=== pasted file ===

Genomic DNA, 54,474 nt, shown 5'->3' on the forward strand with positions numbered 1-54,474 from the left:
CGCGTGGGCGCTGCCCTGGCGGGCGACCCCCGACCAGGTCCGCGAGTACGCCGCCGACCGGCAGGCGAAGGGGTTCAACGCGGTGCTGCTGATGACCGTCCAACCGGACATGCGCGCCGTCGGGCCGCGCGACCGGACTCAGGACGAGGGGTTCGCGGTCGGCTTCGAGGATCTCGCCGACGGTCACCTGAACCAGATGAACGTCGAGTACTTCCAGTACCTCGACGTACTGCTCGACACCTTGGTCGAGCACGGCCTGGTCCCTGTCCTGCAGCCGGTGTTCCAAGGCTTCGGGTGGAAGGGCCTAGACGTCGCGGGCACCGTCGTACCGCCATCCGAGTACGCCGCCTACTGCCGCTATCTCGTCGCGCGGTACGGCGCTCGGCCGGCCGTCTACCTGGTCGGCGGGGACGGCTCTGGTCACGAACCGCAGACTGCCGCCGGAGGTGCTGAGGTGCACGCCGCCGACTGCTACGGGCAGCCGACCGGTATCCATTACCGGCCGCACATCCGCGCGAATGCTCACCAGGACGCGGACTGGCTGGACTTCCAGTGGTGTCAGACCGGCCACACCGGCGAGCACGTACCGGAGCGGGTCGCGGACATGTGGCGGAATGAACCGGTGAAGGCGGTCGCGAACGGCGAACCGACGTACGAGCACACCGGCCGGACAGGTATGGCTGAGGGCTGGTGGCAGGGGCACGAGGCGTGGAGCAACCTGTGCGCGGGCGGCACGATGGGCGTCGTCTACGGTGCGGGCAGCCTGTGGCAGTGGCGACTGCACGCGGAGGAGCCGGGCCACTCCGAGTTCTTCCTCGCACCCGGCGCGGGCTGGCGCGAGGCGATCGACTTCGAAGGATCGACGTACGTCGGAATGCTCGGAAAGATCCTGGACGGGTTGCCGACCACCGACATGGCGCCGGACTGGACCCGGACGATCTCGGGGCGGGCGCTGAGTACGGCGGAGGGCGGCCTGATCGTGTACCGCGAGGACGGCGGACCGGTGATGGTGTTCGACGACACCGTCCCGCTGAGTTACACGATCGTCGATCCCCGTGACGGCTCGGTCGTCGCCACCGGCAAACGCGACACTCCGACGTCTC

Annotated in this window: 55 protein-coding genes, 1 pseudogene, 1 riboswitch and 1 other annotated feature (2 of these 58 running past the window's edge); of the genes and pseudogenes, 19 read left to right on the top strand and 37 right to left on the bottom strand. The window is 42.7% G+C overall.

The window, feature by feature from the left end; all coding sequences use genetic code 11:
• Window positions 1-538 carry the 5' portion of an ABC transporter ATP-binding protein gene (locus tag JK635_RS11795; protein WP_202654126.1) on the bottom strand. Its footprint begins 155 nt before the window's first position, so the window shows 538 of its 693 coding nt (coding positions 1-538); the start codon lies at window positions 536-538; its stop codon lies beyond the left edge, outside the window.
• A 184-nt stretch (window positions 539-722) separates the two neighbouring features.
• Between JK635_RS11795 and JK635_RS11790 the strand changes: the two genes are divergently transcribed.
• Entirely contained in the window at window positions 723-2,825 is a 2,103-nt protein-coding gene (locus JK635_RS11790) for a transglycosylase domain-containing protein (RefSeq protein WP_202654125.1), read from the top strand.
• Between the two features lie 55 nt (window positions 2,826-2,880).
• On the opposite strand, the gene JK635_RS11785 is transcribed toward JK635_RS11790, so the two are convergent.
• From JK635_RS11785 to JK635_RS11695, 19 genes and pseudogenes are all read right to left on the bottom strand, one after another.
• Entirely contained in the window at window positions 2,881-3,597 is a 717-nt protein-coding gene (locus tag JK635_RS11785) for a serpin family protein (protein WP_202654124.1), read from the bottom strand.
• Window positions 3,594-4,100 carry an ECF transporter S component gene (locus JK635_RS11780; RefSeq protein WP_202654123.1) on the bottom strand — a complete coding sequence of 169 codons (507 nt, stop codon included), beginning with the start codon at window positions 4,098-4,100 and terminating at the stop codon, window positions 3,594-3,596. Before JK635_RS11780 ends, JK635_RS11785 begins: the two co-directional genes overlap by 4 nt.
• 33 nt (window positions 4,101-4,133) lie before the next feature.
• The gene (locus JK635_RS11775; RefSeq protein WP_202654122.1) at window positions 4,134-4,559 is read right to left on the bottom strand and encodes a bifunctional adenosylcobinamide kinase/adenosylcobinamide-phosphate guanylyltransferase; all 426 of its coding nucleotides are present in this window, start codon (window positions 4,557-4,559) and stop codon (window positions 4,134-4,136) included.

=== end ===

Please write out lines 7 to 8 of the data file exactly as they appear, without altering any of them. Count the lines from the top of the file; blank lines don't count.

• Between JK635_RS11795 and JK635_RS11790 the strand changes: the two genes are divergently transcribed.
• Entirely contained in the window at window positions 723-2,825 is a 2,103-nt protein-coding gene (locus JK635_RS11790) for a transglycosylase domain-containing protein (RefSeq protein WP_202654125.1), read from the top strand.